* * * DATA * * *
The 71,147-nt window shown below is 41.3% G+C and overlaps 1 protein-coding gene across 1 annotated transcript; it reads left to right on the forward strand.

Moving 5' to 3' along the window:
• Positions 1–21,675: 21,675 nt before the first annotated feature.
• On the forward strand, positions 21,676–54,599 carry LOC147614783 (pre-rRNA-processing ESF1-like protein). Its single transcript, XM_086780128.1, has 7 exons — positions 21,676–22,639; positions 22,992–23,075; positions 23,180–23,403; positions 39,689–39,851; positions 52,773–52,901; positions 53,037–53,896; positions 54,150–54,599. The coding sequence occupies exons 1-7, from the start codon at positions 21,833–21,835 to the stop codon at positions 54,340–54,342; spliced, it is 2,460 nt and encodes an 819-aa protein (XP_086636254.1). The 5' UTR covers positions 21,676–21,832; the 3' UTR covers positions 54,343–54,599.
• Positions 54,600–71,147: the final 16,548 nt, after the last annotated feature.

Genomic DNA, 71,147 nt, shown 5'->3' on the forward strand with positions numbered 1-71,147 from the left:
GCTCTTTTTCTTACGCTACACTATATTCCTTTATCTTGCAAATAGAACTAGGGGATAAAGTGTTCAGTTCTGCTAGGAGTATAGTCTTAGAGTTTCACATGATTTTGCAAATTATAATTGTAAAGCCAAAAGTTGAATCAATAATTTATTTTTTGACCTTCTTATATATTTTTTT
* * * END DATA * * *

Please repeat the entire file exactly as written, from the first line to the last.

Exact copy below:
The 71,147-nt window shown below is 41.3% G+C and overlaps 1 protein-coding gene across 1 annotated transcript; it reads left to right on the forward strand.

Moving 5' to 3' along the window:
• Positions 1–21,675: 21,675 nt before the first annotated feature.
• On the forward strand, positions 21,676–54,599 carry LOC147614783 (pre-rRNA-processing ESF1-like protein). Its single transcript, XM_086780128.1, has 7 exons — positions 21,676–22,639; positions 22,992–23,075; positions 23,180–23,403; positions 39,689–39,851; positions 52,773–52,901; positions 53,037–53,896; positions 54,150–54,599. The coding sequence occupies exons 1-7, from the start codon at positions 21,833–21,835 to the stop codon at positions 54,340–54,342; spliced, it is 2,460 nt and encodes an 819-aa protein (XP_086636254.1). The 5' UTR covers positions 21,676–21,832; the 3' UTR covers positions 54,343–54,599.
• Positions 54,600–71,147: the final 16,548 nt, after the last annotated feature.

Genomic DNA, 71,147 nt, shown 5'->3' on the forward strand with positions numbered 1-71,147 from the left:
GCTCTTTTTCTTACGCTACACTATATTCCTTTATCTTGCAAATAGAACTAGGGGATAAAGTGTTCAGTTCTGCTAGGAGTATAGTCTTAGAGTTTCACATGATTTTGCAAATTATAATTGTAAAGCCAAAAGTTGAATCAATAATTTATTTTTTGACCTTCTTATATATTTTTTT